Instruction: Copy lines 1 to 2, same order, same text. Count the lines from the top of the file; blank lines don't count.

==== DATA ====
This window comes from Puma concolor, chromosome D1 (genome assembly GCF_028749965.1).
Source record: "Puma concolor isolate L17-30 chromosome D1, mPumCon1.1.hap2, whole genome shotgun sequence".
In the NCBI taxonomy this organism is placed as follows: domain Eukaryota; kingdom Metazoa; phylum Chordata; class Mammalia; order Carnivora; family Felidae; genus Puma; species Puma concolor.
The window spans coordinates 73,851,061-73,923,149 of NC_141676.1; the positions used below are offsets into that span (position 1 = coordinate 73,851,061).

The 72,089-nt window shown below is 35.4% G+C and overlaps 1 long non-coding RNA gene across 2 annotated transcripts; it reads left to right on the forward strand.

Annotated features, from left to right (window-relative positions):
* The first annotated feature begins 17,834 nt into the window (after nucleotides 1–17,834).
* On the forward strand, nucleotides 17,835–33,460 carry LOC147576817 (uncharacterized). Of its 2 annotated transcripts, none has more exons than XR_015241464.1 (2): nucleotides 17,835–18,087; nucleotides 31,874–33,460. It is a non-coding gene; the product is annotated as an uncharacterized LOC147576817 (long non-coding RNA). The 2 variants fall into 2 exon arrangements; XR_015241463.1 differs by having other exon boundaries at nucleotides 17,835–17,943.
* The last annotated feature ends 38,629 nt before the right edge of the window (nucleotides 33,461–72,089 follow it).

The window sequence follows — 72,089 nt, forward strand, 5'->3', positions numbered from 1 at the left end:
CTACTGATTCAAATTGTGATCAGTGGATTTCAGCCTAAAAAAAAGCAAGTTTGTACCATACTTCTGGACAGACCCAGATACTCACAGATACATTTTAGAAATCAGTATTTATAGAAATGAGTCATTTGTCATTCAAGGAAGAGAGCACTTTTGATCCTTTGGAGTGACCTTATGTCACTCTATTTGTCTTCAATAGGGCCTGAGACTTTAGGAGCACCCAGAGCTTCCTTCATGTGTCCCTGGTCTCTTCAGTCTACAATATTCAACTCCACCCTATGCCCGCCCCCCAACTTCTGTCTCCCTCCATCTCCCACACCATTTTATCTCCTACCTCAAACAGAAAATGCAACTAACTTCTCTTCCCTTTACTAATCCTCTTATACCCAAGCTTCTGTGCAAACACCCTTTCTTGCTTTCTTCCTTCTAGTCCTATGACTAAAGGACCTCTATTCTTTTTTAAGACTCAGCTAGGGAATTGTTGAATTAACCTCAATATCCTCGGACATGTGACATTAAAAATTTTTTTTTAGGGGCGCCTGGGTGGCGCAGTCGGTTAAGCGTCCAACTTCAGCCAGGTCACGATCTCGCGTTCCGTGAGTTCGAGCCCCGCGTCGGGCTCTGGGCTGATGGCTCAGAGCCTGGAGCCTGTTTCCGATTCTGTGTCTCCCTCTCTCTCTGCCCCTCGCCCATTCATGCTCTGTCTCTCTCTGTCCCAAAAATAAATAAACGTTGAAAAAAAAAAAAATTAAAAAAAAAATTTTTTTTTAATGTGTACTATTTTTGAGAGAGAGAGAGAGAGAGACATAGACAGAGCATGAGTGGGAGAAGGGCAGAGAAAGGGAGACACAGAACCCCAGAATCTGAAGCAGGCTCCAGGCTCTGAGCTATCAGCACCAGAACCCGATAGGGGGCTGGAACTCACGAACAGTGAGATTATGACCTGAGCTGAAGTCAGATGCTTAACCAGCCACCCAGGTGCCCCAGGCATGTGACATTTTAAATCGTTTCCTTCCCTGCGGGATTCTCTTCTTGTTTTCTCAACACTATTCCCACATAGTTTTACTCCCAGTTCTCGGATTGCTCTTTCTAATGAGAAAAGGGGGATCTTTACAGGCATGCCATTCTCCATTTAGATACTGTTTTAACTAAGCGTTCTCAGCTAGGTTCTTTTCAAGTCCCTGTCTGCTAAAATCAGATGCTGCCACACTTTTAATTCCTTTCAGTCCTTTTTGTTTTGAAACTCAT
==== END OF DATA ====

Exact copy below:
This window comes from Puma concolor, chromosome D1 (genome assembly GCF_028749965.1).
Source record: "Puma concolor isolate L17-30 chromosome D1, mPumCon1.1.hap2, whole genome shotgun sequence".